Faculty Spotlight

The Human Variable in Cybersecurity: Armor or Weakness?

How did you become interested in Cybersecurity?

I was first interested in cybersecurity in hopes of finding ways to prevent breaches that affect the most vulnerable people. Cybersecurity is tied to so many areas — social justice, psychology, mathematics, data science — ultimately, I want to help people, especially those who might be struggling financially. A breach that has a negative financial impact on a customer already struggling financially can have devastating consequences.

Can you tell us about your research and its potential applications?

My main area of research focuses on the human factor. Cybersecurity involves complex ecosystems with many different types of vulnerabilities, but human beings can be the armor against cybersecurity or a major vulnerability. One employee can unknowingly click on a phishing email that can lead to disaster for a company, including loss of private data and financial consequences. I'm currently conducting several case studies with different STEM industries. My research seeks to identify, understand and prevent human factors that relate to technical computer and information security vulnerabilities.

It seems like we hear about security breaches weekly now — has this always been the case, or is it just getting more coverage?

The number of security breaches is growing and we learn of new vulnerabilities every day.

You’ve mentioned the dangers of opening a suspicious email. What else can we do in and out of the workplace to prevent security breaches?  

There needs to be more control of mobile devices in the workplace and the prevention of employee access to potentially dangerous sites, whether it be social media, personal email or other forums.

What advice do you have for students interested in the field?

It is definitely an incredible time to learn more about cybersecurity! There is so much to discuss.  

Attacks are possible only because we deploy systems with flaws present. This is serious business for organizations such as the National Security Agency (NSA) in regards to national security. I’ve teamed up with Professor and Director Nanette Veilleux, Assistant Professor Amber Stubbs and Simmons Technology to apply to become an NSA Center for Academic Excellence in Cybersecurity and Research Lablet. The research effort was launched by the NSA in March 2018 to deepen the scientific understanding of trusted security systems. The NSA awarded contracts to six “Lablets” — small, multi-disciplinary labs at U.S. research institutions — to do foundational security and privacy research and develop the privacy breakthroughs needed to safeguard cyberspace.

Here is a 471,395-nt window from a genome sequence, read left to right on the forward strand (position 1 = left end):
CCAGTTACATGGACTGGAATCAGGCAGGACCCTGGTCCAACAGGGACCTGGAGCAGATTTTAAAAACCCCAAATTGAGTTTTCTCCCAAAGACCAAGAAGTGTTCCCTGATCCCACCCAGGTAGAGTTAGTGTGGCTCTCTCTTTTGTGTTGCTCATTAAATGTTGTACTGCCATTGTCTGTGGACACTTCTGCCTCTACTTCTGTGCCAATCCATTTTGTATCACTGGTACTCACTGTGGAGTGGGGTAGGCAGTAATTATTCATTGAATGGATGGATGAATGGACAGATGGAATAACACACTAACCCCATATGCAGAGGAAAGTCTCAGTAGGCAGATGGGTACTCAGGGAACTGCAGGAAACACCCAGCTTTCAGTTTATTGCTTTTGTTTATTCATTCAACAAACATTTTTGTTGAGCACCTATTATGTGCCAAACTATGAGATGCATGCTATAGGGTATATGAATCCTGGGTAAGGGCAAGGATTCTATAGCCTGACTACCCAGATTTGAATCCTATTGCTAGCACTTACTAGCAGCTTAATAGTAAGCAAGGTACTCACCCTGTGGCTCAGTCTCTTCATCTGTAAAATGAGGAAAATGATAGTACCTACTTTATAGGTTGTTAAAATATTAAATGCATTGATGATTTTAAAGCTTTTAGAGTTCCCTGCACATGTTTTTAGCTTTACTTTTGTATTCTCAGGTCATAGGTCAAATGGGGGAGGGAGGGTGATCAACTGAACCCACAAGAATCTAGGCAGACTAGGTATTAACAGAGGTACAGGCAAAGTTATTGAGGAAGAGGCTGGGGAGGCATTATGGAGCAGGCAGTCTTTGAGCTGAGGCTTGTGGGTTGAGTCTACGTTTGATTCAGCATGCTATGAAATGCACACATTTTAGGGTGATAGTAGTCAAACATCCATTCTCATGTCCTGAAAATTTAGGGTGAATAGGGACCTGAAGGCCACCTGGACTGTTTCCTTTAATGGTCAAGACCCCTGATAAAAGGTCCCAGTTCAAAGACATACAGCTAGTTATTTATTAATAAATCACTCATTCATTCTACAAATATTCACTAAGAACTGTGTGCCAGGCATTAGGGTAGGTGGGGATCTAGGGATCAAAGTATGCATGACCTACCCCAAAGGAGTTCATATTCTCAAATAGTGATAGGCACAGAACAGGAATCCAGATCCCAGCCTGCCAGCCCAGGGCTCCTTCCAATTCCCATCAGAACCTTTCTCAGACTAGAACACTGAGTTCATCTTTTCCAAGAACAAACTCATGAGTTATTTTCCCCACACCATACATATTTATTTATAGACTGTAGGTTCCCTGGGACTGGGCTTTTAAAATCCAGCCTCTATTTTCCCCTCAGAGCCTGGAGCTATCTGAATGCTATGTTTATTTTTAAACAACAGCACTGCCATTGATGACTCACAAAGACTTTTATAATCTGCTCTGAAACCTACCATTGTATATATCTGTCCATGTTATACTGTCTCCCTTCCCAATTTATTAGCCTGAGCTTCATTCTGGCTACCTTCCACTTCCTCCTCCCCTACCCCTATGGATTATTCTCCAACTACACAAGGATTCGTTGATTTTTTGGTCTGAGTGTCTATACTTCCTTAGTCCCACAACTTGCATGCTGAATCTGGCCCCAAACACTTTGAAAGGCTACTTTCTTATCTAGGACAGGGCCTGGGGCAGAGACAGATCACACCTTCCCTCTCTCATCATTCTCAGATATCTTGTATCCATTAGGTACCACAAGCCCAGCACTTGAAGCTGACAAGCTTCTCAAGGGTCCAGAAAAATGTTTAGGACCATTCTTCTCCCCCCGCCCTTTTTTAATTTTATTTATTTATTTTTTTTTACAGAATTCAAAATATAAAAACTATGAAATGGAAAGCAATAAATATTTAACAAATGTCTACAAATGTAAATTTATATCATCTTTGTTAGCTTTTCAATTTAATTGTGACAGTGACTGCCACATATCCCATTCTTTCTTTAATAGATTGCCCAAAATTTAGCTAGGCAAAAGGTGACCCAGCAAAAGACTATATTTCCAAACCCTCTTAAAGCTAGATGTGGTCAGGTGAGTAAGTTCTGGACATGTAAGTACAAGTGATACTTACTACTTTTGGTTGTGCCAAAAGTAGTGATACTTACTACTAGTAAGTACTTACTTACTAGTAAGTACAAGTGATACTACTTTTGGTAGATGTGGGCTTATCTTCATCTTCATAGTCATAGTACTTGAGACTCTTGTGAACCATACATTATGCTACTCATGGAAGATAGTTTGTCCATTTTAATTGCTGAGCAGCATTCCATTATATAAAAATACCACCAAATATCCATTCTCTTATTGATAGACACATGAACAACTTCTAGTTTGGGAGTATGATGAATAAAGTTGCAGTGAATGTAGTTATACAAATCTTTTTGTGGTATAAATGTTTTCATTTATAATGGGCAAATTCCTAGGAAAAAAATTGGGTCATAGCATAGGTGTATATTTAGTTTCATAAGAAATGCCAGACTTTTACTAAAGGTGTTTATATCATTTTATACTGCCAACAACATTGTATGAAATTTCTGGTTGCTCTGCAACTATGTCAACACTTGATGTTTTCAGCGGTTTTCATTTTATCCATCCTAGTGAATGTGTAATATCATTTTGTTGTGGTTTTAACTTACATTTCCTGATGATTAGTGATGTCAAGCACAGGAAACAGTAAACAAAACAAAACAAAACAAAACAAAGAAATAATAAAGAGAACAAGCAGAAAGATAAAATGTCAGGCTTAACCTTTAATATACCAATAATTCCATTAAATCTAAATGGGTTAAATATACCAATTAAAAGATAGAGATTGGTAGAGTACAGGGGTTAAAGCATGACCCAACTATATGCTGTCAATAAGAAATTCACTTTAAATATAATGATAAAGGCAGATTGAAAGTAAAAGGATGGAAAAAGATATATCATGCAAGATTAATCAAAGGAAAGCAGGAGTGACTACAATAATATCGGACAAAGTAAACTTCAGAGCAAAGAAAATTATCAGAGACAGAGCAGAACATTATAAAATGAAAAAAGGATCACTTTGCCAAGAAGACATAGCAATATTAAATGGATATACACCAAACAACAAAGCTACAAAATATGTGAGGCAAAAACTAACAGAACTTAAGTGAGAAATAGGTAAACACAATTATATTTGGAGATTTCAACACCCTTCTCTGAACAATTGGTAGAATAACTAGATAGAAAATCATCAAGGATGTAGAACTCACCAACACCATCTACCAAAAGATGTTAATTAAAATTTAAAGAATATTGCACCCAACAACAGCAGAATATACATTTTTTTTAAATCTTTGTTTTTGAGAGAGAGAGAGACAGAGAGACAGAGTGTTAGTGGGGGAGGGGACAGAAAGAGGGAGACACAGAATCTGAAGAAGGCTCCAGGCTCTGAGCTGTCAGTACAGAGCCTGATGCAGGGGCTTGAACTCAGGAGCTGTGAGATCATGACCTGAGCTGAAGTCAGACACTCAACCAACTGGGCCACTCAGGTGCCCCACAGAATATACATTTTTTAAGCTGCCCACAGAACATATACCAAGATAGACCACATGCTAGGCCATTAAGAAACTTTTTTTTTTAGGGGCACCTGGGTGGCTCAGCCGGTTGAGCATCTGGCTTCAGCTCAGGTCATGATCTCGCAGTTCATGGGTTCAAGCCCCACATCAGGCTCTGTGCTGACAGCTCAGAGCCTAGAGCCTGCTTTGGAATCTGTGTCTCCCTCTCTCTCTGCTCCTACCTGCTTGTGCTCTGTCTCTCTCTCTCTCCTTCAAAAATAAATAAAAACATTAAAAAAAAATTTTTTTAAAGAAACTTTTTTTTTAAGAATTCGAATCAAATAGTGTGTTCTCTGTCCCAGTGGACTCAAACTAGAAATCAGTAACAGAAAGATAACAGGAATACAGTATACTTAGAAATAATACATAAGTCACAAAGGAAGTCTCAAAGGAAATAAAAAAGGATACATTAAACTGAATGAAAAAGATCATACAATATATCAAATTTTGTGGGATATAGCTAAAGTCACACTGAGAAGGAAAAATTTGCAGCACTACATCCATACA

If our application is approved in January, I will direct the Simmons Center for Academic Excellence in Cybersecurity (Simmons CAE-C), along with the NSA research lablet. Both the CAE-C and research lablet will serve as a forum for Simmons faculty research in formal methods and cybersecurity, as well as open new student opportunities to participate in research in this area, along with scholarships and internship opportunities in cybersecurity.

This is a fascinating area for students interested in protecting society at large. Perseverance is the most critical element of success in this area, for all of us. Please contact me to learn more. I love talking with students about cybersecurity.

 



Learn more about the College of Organizational, Computational, and Information Sciences.

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